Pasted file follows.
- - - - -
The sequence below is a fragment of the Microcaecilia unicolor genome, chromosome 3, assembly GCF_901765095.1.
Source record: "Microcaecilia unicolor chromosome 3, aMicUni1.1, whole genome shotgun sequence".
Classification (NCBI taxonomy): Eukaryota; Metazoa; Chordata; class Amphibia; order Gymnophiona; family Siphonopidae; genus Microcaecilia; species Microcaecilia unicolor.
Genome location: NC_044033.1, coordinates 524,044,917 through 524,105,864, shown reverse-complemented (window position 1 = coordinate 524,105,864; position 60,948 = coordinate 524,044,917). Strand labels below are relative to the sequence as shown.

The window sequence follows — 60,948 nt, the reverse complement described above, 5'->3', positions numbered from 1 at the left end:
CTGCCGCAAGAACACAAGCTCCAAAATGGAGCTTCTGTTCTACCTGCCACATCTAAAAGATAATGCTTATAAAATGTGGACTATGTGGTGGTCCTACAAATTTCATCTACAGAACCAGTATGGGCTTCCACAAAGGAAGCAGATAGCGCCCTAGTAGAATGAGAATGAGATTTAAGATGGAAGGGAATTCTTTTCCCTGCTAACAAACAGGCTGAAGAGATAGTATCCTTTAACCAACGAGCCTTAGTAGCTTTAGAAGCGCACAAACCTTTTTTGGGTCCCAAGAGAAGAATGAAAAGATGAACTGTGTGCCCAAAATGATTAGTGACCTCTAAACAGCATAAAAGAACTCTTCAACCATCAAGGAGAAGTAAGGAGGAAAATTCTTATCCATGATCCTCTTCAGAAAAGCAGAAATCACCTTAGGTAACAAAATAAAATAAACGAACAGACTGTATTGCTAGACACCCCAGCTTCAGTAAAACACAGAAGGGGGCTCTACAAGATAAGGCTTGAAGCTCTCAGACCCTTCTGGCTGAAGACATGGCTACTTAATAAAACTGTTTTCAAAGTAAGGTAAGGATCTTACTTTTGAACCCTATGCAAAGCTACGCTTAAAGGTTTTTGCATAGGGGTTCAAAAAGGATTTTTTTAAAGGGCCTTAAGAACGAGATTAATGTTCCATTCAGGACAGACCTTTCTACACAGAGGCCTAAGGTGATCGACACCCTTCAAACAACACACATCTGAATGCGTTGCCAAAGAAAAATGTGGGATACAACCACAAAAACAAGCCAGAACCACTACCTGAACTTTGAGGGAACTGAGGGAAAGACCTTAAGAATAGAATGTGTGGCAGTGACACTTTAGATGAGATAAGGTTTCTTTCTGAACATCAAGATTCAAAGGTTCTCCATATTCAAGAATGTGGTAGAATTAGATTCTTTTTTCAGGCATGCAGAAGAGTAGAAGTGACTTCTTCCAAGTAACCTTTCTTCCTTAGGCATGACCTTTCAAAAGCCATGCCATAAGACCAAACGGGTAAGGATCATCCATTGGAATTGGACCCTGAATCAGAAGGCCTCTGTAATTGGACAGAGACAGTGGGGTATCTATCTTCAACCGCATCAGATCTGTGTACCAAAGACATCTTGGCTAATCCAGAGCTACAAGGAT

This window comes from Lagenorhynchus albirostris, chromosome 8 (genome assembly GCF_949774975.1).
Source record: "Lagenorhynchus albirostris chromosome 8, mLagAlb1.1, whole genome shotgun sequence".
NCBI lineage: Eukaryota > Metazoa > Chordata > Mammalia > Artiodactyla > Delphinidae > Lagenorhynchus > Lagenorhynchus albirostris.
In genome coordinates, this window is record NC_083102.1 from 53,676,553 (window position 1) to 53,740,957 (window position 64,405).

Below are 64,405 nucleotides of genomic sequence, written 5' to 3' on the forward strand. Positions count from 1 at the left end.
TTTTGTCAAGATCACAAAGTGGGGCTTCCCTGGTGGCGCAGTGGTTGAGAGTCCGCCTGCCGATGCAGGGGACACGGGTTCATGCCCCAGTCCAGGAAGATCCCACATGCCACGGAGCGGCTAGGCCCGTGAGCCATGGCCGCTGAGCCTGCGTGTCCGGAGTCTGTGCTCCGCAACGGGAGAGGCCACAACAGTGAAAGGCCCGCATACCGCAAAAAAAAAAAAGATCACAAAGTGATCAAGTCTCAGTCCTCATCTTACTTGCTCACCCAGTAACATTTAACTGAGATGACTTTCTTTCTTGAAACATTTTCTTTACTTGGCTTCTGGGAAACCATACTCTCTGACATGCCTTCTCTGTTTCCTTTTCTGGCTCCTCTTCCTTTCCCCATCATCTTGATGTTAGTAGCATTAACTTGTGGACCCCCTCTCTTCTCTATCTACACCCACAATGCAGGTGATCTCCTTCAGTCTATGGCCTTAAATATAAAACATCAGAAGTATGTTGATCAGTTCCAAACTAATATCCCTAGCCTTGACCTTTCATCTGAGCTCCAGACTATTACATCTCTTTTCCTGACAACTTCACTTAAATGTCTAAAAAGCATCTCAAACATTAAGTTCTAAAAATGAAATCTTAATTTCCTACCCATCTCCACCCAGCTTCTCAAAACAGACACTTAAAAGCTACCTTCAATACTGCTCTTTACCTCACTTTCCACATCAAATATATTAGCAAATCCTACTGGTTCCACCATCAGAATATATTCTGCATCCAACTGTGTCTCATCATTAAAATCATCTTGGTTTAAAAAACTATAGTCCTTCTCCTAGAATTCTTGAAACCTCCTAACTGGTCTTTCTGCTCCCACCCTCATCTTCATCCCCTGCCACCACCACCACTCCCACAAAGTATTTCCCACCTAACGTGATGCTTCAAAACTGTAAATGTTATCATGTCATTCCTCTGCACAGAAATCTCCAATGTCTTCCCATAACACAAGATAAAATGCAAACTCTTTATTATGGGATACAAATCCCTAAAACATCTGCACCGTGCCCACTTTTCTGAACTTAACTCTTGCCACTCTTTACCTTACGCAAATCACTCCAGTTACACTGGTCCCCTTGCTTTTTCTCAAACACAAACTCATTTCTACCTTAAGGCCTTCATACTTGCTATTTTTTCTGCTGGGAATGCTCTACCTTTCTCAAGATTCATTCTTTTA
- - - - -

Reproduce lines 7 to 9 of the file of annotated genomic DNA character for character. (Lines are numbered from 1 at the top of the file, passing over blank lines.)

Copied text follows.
This window comes from Lagenorhynchus albirostris, chromosome 8 (genome assembly GCF_949774975.1).
Source record: "Lagenorhynchus albirostris chromosome 8, mLagAlb1.1, whole genome shotgun sequence".
NCBI lineage: Eukaryota > Metazoa > Chordata > Mammalia > Artiodactyla > Delphinidae > Lagenorhynchus > Lagenorhynchus albirostris.